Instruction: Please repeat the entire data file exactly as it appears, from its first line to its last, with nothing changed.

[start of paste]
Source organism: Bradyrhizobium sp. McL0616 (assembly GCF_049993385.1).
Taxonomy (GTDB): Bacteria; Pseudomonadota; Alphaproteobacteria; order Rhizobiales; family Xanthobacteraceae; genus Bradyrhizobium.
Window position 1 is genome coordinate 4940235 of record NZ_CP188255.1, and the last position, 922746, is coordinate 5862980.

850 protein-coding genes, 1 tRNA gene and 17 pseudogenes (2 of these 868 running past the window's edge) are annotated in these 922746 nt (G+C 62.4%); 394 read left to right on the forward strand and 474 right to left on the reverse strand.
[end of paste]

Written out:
Source organism: Bradyrhizobium sp. McL0616 (assembly GCF_049993385.1).
Taxonomy (GTDB): Bacteria; Pseudomonadota; Alphaproteobacteria; order Rhizobiales; family Xanthobacteraceae; genus Bradyrhizobium.
Window position 1 is genome coordinate 4940235 of record NZ_CP188255.1, and the last position, 922746, is coordinate 5862980.

850 protein-coding genes, 1 tRNA gene and 17 pseudogenes (2 of these 868 running past the window's edge) are annotated in these 922746 nt (G+C 62.4%); 394 read left to right on the forward strand and 474 right to left on the reverse strand.